late 14c., morgage, "a conveyance of property on condition as security for a loan or agreement," from Old French morgage (13c.), mort gaige, literally "dead pledge" (replaced in modern French by hypothèque), from mort "dead" (see mortal (adj.)) + gage "pledge" (see wage (n.)).
So called because the deal dies either when the debt is paid or when payment fails. Old French mort is from Vulgar Latin *mortus "dead," from Latin mortuus, past participle of mori "to die" (from PIE root *mer- "to rub away, harm," also "to die" and forming words referring to death and to beings subject to death). The -t- was restored in Modern English based on Latin.
And it seemeth, that the cause why it is called mortgage is, for that it is doubtful whether the feoffor will pay at the day limited such sum or not: and if he doth not pay, then the land which is put in pledge upon condition for the payment of the money, is taken from him for ever, and so dead to him upon condition, &c. And if he doth pay the money, then the pledge is dead as to the tenant, &c. [Coke upon Littleton, 1664]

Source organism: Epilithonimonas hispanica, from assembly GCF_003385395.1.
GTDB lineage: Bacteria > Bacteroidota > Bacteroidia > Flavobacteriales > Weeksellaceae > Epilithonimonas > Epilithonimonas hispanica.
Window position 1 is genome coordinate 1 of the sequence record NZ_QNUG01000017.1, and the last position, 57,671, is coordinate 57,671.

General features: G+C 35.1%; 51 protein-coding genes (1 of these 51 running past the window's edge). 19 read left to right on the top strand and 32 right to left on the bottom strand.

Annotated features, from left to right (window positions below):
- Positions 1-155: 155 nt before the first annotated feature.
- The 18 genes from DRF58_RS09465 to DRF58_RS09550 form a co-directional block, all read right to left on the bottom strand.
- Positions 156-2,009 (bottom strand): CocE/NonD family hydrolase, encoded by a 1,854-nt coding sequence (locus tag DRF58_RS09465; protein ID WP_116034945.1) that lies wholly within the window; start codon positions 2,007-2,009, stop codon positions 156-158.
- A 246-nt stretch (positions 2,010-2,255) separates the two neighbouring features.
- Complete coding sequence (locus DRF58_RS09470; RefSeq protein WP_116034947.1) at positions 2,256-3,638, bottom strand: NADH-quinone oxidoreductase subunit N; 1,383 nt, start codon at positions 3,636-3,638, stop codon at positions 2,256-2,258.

"to grant (immovable property) as security for money lent or contracted to be paid," late 15c., morgagen, from mortgage (n.). Related: Mortgaged; mortgaging.